How Can You Tell if Your Web Design is Intuitive?

To deliver effective results, your website must offer an engaging and dynamic user experience.


Since vision is the predominant human sense, your website must capture the audience’s attention and tell a story. Internet users know within the first 10-15 seconds if they’re going to hang around and read your website, or if they’re going to leave. Your design must persuade them quickly.

I discussed the importance of designing and styling content in a previous post 'Designing for Content' here on byAbi. As such, aspects like fast loading pages, mobile friendliness and adherence to image publishing guidelines must be achieved to make your website more intuitive.

Intuitive web design implies that when a user sees your website, they know exactly what to do and where to go. Like a well framed photograph, an intuitive website directs the eye’s attention to key areas, optimising flow and navigation. Does it draw the eye to the right hot spots?

The Golden Ratio

A good place to start is by studying the Golden Ratio, or the golden rectangle. This concept is used to identify sectors of a page which lead the eye to the area of maximum attention. Creative Bloq notes that using this unique element will enable you to place components such as text and photos in areas where they will naturally draw the viewer's eye. Effectively mastering this technique, as well as others like the rule of thirds, will make for a more intuitive web design.

Images speak volumes

Of course, the most important part of intuitive design is user experience. Make that experience enjoyable by improving and optimising your website’s context so that the design makes sense. Images speak volumes about your site and its content, and can determine how intuitive it is. Digital marketing agency Ayima suggests that images should appear on relevant pages, echoing Google’s Image Publishing Guidelines. Photos should appear near relevant text and the most important image should be near the top of the page. Good images provide good context and make the result more actionable. Keep in mind that Google considers page content quality when ranking your site and its images, so it’s important to create informative and high-quality websites.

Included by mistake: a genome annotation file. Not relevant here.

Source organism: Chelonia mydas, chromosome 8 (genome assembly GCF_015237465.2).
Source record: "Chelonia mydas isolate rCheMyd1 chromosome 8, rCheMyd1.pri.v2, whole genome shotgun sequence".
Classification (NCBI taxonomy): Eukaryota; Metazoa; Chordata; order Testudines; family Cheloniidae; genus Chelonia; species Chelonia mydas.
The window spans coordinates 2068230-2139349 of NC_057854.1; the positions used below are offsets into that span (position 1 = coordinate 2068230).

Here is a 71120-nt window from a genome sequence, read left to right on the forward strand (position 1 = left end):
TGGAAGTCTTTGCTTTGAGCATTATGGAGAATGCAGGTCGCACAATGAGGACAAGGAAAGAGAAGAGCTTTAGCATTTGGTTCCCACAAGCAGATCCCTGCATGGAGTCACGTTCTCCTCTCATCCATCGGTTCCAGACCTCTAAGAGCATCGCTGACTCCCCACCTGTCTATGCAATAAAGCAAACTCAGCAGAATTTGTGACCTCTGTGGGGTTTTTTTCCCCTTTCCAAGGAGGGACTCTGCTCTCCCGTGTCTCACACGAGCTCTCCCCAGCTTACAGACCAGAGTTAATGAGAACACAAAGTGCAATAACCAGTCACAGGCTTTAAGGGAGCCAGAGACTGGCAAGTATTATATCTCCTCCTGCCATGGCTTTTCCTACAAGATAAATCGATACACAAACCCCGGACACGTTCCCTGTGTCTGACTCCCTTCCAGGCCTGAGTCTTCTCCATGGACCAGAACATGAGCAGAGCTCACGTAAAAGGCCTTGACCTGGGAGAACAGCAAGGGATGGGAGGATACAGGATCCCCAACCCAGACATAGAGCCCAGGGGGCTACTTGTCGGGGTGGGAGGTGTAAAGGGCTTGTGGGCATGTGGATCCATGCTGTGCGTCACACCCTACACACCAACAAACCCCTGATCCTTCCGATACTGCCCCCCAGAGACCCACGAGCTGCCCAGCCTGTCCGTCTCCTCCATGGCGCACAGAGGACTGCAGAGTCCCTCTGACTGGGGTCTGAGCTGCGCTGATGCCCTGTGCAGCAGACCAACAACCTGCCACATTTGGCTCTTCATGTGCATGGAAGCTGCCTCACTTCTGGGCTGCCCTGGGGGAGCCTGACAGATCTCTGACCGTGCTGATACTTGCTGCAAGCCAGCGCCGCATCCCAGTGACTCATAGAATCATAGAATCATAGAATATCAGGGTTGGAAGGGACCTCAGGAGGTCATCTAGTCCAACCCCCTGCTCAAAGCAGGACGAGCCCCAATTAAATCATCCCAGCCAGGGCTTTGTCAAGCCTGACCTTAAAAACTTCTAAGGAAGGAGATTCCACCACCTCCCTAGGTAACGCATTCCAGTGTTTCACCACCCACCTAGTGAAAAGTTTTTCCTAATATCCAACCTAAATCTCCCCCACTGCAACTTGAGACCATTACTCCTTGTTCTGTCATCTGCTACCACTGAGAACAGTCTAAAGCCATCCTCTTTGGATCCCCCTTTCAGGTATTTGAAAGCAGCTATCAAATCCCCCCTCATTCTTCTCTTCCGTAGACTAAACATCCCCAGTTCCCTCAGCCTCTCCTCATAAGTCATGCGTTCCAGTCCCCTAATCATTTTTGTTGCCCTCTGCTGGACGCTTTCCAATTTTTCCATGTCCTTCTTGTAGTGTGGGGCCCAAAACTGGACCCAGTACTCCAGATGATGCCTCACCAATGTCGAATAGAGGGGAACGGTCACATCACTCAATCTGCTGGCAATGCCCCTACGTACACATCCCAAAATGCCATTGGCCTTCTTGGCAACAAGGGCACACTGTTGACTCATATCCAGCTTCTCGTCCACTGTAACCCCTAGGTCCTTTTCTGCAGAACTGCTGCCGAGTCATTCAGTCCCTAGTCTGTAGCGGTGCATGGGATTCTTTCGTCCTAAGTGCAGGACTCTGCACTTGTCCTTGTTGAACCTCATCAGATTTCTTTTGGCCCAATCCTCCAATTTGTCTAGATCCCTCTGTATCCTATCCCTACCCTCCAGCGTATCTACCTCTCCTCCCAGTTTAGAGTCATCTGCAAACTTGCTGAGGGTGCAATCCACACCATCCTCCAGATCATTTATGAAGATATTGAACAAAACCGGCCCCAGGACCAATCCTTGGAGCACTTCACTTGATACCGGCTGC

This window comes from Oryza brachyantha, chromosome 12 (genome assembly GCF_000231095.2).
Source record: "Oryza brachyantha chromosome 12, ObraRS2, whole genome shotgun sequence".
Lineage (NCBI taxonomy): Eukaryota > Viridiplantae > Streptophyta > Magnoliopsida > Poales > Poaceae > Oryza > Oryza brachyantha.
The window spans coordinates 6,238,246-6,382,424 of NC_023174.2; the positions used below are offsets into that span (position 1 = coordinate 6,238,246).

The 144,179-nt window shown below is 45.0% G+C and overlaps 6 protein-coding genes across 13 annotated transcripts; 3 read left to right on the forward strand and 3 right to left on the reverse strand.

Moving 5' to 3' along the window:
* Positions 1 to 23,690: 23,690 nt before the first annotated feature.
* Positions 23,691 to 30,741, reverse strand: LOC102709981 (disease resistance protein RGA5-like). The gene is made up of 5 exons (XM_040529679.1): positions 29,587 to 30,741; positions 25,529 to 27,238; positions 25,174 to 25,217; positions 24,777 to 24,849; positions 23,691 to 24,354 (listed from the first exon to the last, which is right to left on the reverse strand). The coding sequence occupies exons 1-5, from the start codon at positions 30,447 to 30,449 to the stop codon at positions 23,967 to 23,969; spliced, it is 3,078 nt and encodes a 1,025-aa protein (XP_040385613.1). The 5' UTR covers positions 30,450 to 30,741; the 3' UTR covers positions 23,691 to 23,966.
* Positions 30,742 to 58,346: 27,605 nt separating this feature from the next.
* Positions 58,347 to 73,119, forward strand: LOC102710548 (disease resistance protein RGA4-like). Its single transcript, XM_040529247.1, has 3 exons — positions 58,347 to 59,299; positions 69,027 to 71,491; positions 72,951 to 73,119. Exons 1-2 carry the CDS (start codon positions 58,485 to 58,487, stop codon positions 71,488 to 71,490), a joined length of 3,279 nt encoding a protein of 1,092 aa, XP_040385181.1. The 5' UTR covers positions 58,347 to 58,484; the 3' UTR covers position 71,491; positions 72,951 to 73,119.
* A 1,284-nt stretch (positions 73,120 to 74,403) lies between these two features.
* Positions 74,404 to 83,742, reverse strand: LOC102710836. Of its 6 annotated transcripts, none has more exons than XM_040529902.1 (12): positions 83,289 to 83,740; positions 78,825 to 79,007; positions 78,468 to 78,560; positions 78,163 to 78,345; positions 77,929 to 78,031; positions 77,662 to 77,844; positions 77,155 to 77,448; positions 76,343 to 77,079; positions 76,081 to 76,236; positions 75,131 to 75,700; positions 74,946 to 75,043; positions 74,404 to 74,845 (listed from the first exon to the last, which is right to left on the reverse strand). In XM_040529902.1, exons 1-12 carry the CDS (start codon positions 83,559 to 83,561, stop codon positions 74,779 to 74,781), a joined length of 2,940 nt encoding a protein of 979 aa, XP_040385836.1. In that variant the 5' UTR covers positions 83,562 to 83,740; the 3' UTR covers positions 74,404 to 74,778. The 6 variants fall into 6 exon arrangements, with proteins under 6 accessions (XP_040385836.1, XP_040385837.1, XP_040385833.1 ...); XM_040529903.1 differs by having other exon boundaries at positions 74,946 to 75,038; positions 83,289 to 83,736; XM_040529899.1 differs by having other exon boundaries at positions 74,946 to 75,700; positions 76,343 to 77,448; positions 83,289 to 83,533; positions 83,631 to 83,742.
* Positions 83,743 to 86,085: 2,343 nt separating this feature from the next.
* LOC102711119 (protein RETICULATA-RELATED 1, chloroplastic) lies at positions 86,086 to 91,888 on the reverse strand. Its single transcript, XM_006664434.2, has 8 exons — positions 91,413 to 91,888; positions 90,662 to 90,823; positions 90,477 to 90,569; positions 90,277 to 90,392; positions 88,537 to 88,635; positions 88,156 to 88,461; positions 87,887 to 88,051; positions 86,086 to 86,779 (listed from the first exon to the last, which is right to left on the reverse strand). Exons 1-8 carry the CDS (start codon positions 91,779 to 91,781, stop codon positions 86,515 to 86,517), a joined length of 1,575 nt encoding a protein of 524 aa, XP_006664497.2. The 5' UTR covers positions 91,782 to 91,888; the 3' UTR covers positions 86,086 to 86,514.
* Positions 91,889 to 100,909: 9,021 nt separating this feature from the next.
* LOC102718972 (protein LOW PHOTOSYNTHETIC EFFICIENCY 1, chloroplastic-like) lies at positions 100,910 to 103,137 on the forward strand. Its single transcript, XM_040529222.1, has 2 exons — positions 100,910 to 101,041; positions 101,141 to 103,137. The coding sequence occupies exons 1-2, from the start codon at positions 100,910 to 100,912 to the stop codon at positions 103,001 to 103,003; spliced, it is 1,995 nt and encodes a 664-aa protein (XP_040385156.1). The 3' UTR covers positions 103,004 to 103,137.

User Interface Design

While aesthetics is a key component of a well-designed and intuitive website, don’t underestimate the importance of going beyond an appealing interface as well. Effective, intuitive interface design can be complicated to set up, but the return is well worth your investment. To start off, Forbes mentioned to ensure that your website loads promptly, as slow loading sites are generally a turn-off. Create an engaging and optimised design friendly to both desktop and mobile devices. Use metrics and analytics to determine how well your website is doing and how intuitive users find it. Optimise your site by including interesting, readable content on a regular basis, as well as SEO tags and XML sitemaps. These are keys to enhance your website’s position on the search engine hierarchy.

Conversion Optimisation

If your website is selling a product or service, ask yourself if it is intuitive enough to be conversion optimised? In other words, is your website created to increase the percentage of visitors that may eventually convert into clients? Design it in such a way that it will keep your clients moving through the website. Let your web pages guide them through your product or service so that they’re more likely to make a purchase. Medium recommends adopting a responsive design as it can greatly impact your credibility. A responsive, well-designed website is crucial to maintain and build trust with existing users and new clients, respectively. 


Abi Fawcus is a freelance UX Consultant, Website Designer, Logo Designer and Graphic Designer based in Woodbridge, Suffolk. Contact me for more information.